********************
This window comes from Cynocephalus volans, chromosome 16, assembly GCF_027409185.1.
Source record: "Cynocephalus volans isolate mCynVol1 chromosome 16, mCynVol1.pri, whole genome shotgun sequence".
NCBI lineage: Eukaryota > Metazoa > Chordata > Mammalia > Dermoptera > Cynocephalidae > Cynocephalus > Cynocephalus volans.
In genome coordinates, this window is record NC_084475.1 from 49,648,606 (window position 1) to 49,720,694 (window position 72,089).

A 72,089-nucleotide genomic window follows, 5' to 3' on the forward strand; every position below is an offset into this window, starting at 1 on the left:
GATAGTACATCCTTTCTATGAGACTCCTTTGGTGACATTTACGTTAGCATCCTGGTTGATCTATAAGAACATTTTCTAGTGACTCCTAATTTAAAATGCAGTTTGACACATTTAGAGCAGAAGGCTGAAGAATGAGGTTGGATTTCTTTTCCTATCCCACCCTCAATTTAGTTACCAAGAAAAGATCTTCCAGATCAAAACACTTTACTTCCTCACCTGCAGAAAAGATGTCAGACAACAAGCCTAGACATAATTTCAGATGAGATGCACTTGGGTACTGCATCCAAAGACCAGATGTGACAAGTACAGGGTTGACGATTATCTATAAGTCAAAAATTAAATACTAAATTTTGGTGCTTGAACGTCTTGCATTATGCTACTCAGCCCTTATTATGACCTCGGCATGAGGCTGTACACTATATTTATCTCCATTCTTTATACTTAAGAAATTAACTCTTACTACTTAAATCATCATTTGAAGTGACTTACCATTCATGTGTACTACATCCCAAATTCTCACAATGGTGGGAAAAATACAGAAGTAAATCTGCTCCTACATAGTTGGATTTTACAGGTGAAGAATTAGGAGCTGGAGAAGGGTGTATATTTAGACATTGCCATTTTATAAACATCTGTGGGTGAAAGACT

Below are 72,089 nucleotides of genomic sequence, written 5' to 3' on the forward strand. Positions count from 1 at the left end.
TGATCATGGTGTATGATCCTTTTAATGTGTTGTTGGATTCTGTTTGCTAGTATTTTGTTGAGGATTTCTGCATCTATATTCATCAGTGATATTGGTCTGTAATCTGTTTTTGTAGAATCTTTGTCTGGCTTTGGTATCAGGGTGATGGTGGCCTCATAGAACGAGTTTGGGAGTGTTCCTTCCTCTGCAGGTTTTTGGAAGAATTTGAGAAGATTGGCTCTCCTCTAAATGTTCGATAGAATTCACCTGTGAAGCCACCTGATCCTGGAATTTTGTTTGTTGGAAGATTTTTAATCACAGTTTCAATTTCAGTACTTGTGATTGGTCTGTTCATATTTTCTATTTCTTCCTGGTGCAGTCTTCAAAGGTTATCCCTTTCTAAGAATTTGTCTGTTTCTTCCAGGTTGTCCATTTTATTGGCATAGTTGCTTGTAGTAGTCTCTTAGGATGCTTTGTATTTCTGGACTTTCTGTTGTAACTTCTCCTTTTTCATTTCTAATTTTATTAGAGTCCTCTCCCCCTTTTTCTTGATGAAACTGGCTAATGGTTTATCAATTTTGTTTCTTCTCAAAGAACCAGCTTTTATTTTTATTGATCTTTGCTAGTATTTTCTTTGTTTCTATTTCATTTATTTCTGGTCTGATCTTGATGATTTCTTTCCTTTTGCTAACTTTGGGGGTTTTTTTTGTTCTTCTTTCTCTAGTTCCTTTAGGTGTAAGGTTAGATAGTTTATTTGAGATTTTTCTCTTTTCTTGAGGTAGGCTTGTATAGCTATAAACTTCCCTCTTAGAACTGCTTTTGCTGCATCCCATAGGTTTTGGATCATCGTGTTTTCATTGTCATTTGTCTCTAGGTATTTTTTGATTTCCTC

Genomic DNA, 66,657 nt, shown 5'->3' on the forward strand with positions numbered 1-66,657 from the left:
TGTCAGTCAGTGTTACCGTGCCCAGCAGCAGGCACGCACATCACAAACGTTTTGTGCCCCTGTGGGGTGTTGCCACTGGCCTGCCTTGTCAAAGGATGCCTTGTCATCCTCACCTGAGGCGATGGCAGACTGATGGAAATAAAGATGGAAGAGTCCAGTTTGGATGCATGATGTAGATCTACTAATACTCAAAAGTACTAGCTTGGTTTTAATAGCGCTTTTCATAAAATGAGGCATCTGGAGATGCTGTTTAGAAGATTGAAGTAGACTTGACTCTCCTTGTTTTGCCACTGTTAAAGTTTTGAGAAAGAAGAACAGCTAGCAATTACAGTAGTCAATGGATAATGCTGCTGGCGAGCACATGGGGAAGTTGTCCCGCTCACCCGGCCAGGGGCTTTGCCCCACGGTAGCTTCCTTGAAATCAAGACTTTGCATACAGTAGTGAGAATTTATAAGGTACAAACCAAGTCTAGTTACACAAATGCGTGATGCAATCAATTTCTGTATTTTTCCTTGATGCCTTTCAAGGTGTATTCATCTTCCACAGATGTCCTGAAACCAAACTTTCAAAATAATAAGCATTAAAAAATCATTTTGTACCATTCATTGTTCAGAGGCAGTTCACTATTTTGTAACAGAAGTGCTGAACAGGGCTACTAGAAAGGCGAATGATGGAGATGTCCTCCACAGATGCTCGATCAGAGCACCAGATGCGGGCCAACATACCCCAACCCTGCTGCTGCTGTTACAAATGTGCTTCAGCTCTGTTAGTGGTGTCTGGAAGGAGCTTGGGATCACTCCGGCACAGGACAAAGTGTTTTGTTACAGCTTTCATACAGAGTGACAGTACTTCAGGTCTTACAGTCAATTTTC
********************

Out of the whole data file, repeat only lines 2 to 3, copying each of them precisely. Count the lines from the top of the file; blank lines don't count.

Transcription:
Source record: "Cynocephalus volans isolate mCynVol1 chromosome 16, mCynVol1.pri, whole genome shotgun sequence".
NCBI lineage: Eukaryota > Metazoa > Chordata > Mammalia > Dermoptera > Cynocephalidae > Cynocephalus > Cynocephalus volans.